Jack’s Schizophrenic Indictment

According to Jack Smith, the Electoral Count Act (ECA) gave Mike Pence and the members of Congress only one job to perform on January 6, 2021: collect, count, and certify. Smith calls it the “federal government function,” and he claims Trump and his six co-conspirators took actions aimed at violating that “bedrock” function of our federal government.

That is how the Special Counsel starts the Trump indictment, and believe me, he lays it on thick. There are numerous references to the three C’s and to federal government function.

However, the Special Counsel’s supporting arguments seem strangely incongruous. Starting around paragraph 12 and proceeding for dozens and dozens of paragraphs, the Special Counsel supports the indictment by trying to prove there was no fraud in the various swing states. Why would he spend so much ink on fraud in the states if the ECA only involves the simple federal function of collecting, counting, and certifying?

Jack Smith does that because he knows the Trump team will claim, with considerable impact, that the so-called federal government function may have a limitation: state certifications that were impacted by fraud.

If the defense can show that Trump and company knew there was significant state election fraud or merely believed that there was fraud, it will be much harder to get a conviction. 

Now, be advised that I am not an attorney: I am just an accountant who knows how to read and research. A technique I often use is to read someone’s views before the occurrence of controversies that could have changed those views.

One source I referenced for this article was the Congressional Research Service (CRS), which describes itself as a “federal legislative branch agency located within the Library of Congress...” Specifically, I read a 2016 CRS article titled, “Counting Electoral Votes: An Overview of Procedures at the Joint Session, Including Objections by Members of Congress.”

According to CRS:

...the grounds for an objection to the counting of an electoral vote or votes would appear from the federal statute and from historical sources to be that such vote was... not “lawfully certified” according to state statutory procedures.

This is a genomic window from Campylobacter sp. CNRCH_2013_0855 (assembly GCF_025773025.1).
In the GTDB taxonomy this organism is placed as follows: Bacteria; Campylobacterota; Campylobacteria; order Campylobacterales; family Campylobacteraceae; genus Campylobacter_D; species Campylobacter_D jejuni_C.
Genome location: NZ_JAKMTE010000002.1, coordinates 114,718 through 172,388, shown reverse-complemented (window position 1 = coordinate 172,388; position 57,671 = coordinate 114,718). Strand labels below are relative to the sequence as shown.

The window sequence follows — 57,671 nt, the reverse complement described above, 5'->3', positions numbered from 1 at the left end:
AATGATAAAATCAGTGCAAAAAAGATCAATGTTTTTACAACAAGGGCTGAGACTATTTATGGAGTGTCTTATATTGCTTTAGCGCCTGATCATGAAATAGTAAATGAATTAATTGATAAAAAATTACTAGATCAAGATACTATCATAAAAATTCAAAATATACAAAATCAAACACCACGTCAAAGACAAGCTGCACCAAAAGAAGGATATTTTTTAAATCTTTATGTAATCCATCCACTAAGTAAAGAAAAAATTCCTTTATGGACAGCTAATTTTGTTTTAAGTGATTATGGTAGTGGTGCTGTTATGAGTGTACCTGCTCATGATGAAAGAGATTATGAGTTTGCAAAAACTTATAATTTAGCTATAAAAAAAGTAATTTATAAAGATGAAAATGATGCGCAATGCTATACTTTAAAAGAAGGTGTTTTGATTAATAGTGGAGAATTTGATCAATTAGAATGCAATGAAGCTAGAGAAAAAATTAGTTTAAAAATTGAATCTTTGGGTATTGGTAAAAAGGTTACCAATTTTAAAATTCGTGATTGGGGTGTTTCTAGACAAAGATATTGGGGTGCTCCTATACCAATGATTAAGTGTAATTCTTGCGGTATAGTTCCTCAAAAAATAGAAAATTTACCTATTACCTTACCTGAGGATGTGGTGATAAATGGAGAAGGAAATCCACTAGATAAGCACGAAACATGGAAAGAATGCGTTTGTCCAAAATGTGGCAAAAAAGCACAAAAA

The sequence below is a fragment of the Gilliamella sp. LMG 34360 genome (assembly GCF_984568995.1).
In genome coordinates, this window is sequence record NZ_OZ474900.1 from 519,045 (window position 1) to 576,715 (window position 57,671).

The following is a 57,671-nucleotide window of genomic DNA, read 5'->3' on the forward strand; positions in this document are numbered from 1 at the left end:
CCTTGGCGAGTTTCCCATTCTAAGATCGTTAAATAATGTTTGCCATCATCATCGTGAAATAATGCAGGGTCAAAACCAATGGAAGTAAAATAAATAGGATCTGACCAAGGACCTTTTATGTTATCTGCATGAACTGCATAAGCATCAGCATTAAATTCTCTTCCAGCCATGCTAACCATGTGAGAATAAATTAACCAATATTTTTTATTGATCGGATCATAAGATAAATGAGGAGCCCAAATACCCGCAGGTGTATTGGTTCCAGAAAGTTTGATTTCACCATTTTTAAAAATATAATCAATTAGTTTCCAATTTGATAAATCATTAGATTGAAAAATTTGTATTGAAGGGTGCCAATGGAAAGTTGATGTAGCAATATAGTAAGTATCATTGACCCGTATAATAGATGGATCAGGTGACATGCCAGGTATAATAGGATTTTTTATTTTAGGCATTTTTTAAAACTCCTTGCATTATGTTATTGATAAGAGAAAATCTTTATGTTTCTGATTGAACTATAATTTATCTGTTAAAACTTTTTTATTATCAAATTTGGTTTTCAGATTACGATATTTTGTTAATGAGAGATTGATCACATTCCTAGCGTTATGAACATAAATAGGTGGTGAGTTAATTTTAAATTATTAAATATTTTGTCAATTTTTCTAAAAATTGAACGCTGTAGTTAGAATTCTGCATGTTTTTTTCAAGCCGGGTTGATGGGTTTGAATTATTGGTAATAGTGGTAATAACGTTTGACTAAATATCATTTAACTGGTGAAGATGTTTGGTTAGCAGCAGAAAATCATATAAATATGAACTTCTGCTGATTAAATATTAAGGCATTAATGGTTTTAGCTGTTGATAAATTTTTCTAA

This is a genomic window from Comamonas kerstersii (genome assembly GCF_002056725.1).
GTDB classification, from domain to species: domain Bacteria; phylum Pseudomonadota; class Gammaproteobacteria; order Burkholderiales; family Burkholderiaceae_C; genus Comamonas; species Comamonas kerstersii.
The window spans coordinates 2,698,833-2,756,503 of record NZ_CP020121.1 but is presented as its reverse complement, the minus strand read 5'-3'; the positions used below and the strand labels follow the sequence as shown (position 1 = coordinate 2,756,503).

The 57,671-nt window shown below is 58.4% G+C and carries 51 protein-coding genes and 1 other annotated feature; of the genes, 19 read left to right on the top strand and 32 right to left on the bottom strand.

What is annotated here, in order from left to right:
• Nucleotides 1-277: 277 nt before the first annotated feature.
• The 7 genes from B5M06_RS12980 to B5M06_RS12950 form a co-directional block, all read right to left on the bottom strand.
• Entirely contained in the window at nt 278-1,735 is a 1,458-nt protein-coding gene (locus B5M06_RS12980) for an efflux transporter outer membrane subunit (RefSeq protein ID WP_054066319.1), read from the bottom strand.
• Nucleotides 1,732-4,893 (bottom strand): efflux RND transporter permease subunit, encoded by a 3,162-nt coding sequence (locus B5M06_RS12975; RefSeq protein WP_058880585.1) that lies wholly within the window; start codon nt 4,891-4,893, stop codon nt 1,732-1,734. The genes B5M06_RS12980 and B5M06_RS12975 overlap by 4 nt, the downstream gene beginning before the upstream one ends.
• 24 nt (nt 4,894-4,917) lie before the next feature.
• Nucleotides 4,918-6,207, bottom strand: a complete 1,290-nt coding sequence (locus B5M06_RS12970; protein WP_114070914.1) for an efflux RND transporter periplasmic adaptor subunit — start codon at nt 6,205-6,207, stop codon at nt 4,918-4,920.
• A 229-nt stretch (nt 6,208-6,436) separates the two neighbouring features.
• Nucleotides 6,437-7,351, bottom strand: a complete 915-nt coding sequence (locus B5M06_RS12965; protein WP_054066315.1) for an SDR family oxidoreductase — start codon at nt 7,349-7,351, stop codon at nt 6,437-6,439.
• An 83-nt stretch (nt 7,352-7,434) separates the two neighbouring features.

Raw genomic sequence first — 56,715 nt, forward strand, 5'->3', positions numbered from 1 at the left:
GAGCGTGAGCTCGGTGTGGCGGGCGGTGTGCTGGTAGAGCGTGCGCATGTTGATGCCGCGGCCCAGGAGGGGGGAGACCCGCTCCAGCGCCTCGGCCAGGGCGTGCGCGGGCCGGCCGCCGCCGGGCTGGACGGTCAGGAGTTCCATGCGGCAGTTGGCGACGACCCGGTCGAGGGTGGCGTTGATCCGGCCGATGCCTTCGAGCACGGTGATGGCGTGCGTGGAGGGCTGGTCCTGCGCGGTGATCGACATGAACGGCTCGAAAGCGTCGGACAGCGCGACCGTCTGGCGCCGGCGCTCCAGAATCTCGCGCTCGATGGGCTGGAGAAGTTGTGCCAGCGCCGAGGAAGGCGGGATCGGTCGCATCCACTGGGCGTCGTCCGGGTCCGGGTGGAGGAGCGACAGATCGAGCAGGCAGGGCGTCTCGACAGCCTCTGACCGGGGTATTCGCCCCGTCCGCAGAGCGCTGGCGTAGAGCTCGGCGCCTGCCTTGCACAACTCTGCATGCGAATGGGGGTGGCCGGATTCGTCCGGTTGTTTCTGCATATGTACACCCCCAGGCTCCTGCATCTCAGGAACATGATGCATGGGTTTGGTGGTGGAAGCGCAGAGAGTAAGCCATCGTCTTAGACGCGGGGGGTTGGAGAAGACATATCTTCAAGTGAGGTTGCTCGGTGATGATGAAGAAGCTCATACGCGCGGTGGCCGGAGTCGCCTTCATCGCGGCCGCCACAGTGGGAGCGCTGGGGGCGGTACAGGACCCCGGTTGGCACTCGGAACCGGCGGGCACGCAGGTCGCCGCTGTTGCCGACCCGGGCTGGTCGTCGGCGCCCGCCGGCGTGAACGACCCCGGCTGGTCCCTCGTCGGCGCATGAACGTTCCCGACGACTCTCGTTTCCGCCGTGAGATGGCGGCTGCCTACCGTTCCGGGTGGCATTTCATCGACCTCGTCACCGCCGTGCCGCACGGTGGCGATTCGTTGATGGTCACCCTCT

CRS adds this important clarification:

It should be noted that the word lawfully was expressly inserted by the House in the Senate legislation (S.9, 49th Congress) before the word certified (emphasis as written). Such addition arguably provides an indication that Congress thought it might, as grounds for an objection, question and look into the lawfulness of the certification under state law (emphasis added).

Another pertinent reference is a 2004 article by Stephen A. Siegel in the Florida Law Review. In “The Conscientious Congressman’s Guide to the Electoral County Act of 1887,” Siegel notes that the 1887 ECA made it clear that Congress cannot override “the state’s final determination process as duly appointed under state law... because of a mere error.” However, whether this standard “is subject to a fraud exception is unclear, as is the scope of that exception, if it exists” (emphasis added).

I suggest that the fraud exception does exist, because it has to exist. Let me prove that with this hypothetical example:

After the 2020 election, many disturbing claims were made by True the Vote (TTV), which provided the underlying research and narrative for the movie, 2000 Mules. So-called fact checkers rushed out opinions designed to disparage the claims of widespread ballot harvesting. Personally, I believe the fact checkers were biased, naïve, and completely wrong; and I have written separately on that subject. Nevertheless, I will concede that the TTV narrative is far from being proven -- at this point in time.

But imagine that conclusive proof of the TTV allegations is produced six months from now, and it shows that Russian or Chinese operatives were involved. Would Americans tolerate having their election changed in that way? Would they say, there is nothing to be done about it because the ECA doesn’t provide a clear and unambiguous means for dealing with fraud? I don’t think so, and more importantly, I don’t think Jack Smith thinks so. That is why his schizophrenic indictment gives the impression that this is a simple federal matter of collecting, counting, and certifying electoral votes. Yet, Smith devotes most of the indictment to battling various allegations of state election fraud. He wants it both ways.

I have written extensively about fraud in the 2020 election, including a recent article and two books. I won’t repeat those findings here. However, for each of the six swing states I analyzed, which include all the ones highlighted in the indictment, it is very clear that evidence of possible fraud made those certifications premature. They did not necessarily reflect the true popular vote of the people.

Because this trial will probably take place in a D.C. courtroom, no one should assume that Trump and the co-defendants will be acquitted. However, there is a bright silver lining: The American people may finally get to hear why the 2020 election was improperly certified.

Joe Fried is an Ohio-based CPA who performed and reviewed hundreds of certified financial audits in his 40-year career. For more information concerning election matters, check out Debunked? and his new book called, How Elections are Stolen. More information can also be found at https://joefriedcpa.substack.com/.

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